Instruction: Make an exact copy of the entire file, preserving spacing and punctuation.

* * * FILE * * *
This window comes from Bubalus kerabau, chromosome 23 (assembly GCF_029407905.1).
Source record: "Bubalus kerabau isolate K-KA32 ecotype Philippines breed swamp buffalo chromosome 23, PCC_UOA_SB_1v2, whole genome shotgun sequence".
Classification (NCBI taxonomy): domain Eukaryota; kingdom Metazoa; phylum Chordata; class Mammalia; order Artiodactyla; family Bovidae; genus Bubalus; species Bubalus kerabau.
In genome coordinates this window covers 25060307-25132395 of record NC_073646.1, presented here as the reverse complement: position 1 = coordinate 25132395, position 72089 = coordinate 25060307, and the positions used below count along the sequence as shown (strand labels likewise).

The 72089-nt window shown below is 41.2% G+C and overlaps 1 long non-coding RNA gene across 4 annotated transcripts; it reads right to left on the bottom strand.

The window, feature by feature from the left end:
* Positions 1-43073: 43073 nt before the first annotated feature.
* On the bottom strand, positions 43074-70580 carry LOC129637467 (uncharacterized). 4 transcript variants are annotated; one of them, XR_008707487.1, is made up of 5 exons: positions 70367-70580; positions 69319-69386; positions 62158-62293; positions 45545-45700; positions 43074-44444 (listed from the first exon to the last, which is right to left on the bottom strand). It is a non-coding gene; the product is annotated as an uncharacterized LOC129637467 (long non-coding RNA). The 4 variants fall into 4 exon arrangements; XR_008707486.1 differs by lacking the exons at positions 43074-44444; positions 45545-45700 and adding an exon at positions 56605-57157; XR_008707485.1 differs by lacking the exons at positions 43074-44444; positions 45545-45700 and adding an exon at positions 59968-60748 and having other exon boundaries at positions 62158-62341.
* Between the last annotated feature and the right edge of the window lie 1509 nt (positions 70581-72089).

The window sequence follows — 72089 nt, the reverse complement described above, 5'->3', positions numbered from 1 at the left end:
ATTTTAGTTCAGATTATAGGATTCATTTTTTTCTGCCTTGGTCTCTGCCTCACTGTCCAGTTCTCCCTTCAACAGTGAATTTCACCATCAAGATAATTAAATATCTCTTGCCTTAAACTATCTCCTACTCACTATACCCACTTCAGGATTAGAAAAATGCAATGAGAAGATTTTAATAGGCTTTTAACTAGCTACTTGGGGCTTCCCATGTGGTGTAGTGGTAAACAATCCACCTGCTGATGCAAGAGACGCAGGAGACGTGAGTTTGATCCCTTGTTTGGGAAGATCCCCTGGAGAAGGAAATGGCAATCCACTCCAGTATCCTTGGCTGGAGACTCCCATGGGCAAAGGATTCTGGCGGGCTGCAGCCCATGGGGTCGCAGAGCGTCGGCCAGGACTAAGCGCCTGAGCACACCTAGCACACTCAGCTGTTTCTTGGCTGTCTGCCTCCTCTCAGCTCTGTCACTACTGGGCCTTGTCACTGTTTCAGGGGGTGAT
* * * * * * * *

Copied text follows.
This window comes from Bubalus kerabau, chromosome 23 (assembly GCF_029407905.1).
Source record: "Bubalus kerabau isolate K-KA32 ecotype Philippines breed swamp buffalo chromosome 23, PCC_UOA_SB_1v2, whole genome shotgun sequence".
Classification (NCBI taxonomy): domain Eukaryota; kingdom Metazoa; phylum Chordata; class Mammalia; order Artiodactyla; family Bovidae; genus Bubalus; species Bubalus kerabau.
In genome coordinates this window covers 25060307-25132395 of record NC_073646.1, presented here as the reverse complement: position 1 = coordinate 25132395, position 72089 = coordinate 25060307, and the positions used below count along the sequence as shown (strand labels likewise).

The 72089-nt window shown below is 41.2% G+C and overlaps 1 long non-coding RNA gene across 4 annotated transcripts; it reads right to left on the bottom strand.

The window, feature by feature from the left end:
* Positions 1-43073: 43073 nt before the first annotated feature.
* On the bottom strand, positions 43074-70580 carry LOC129637467 (uncharacterized). 4 transcript variants are annotated; one of them, XR_008707487.1, is made up of 5 exons: positions 70367-70580; positions 69319-69386; positions 62158-62293; positions 45545-45700; positions 43074-44444 (listed from the first exon to the last, which is right to left on the bottom strand). It is a non-coding gene; the product is annotated as an uncharacterized LOC129637467 (long non-coding RNA). The 4 variants fall into 4 exon arrangements; XR_008707486.1 differs by lacking the exons at positions 43074-44444; positions 45545-45700 and adding an exon at positions 56605-57157; XR_008707485.1 differs by lacking the exons at positions 43074-44444; positions 45545-45700 and adding an exon at positions 59968-60748 and having other exon boundaries at positions 62158-62341.
* Between the last annotated feature and the right edge of the window lie 1509 nt (positions 70581-72089).

The window sequence follows — 72089 nt, the reverse complement described above, 5'->3', positions numbered from 1 at the left end:
ATTTTAGTTCAGATTATAGGATTCATTTTTTTCTGCCTTGGTCTCTGCCTCACTGTCCAGTTCTCCCTTCAACAGTGAATTTCACCATCAAGATAATTAAATATCTCTTGCCTTAAACTATCTCCTACTCACTATACCCACTTCAGGATTAGAAAAATGCAATGAGAAGATTTTAATAGGCTTTTAACTAGCTACTTGGGGCTTCCCATGTGGTGTAGTGGTAAACAATCCACCTGCTGATGCAAGAGACGCAGGAGACGTGAGTTTGATCCCTTGTTTGGGAAGATCCCCTGGAGAAGGAAATGGCAATCCACTCCAGTATCCTTGGCTGGAGACTCCCATGGGCAAAGGATTCTGGCGGGCTGCAGCCCATGGGGTCGCAGAGCGTCGGCCAGGACTAAGCGCCTGAGCACACCTAGCACACTCAGCTGTTTCTTGGCTGTCTGCCTCCTCTCAGCTCTGTCACTACTGGGCCTTGTCACTGTTTCAGGGGGTGAT